Joined Nov 11, 2007
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Is $C’s Settlement Charge a Way to Hide Declining Revenues ?


“Earlier today, moments after hearing that Citi would incur a near-record $3.8 billion Q2 charge asĀ part of a $7 billion settlementĀ for the US investigation into its fraudulent MBS sales in the pre-Lehman period, an announcement which came literally minutes before its Q2 earnings announcement, we knew precisely what was about to happen:


Sure enough, moments after we sent this out we learned that Citi magically beats consensus EPS of $1.05, reporting a non-GAAP number of $1.24. The only problem: reported GAAP EPS was a laughable $0.03. Where did the bulk of the company’s net income come from? Why the “one-time, non-recurring charge” of course: $1.21 of the $1.24 in Citi EPS was thanks to the “punishment” the government just served it with.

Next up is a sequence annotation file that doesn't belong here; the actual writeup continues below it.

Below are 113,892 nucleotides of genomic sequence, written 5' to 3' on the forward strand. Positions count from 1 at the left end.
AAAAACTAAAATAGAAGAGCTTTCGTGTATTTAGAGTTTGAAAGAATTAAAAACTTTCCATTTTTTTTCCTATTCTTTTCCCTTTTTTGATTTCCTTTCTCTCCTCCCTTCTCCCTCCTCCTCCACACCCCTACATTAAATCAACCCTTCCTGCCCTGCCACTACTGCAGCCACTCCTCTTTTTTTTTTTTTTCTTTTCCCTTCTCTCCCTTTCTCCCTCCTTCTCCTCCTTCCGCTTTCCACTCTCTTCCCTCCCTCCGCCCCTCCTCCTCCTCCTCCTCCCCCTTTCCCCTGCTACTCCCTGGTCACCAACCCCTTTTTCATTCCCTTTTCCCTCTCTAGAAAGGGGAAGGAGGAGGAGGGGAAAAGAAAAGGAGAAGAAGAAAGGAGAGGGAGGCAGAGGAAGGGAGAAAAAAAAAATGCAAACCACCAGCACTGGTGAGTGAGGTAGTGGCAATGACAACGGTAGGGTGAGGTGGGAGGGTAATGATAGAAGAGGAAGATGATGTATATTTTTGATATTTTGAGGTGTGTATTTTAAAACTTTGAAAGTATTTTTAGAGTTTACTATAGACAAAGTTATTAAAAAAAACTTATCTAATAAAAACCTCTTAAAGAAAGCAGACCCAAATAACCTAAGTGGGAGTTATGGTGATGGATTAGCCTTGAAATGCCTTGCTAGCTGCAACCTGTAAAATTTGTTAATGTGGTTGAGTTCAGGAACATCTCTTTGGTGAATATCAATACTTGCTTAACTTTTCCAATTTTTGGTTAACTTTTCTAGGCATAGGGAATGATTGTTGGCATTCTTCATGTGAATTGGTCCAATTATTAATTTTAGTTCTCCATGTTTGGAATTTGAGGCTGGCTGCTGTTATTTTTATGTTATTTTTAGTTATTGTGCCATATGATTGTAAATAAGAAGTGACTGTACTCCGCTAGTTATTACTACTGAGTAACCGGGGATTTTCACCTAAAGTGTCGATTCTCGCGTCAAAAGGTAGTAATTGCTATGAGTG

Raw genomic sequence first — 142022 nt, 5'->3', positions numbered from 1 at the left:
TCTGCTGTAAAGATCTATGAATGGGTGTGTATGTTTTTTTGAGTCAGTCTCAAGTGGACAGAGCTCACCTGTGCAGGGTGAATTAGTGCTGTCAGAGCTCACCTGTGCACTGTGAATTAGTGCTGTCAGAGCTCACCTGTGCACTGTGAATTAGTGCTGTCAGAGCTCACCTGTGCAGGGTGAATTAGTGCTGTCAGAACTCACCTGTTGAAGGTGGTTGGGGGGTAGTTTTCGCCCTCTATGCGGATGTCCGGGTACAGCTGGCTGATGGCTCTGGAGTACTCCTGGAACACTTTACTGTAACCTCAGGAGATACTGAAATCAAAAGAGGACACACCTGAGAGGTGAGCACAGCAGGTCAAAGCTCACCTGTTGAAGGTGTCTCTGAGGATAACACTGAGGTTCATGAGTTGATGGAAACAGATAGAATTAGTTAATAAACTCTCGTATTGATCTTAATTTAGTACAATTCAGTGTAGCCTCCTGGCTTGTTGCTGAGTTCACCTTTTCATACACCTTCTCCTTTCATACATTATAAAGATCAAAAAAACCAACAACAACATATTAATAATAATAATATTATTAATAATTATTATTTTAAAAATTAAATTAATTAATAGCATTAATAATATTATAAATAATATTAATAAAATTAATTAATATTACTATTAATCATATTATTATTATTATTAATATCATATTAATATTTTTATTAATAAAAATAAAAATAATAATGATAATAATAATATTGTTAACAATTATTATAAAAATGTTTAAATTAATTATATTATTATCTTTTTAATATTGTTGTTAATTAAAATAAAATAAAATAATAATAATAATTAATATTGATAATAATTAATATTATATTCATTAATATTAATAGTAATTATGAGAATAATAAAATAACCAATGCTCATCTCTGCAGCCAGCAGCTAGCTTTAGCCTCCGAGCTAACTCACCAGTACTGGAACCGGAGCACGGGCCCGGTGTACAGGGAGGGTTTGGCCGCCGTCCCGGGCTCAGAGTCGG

And since Wall Street, all of it in the same boat as well, does not care about actual numbers based in reality, but merely pro forma adjustments, such as this one which was a kitchen sink addback for Citi, allowing it to generate $3.8 billion in pro forma “Net Income” when in reality none of this is an actual cash flow item, and certainly does not benefit the balance sheet, Citi stock is now a solid 3% higher on, well, magic!

In reality what happened: Citi’s revenues dipped 4%, and 5% for Citicorp excluding Citi Holdings….”

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  1. TJWP

    Spoiler alert: the answer is a resounding YES

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    • 0 Deem this to be "Fake News"

    Can i get a HELL YAH

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    • 0 Deem this to be "Fake News"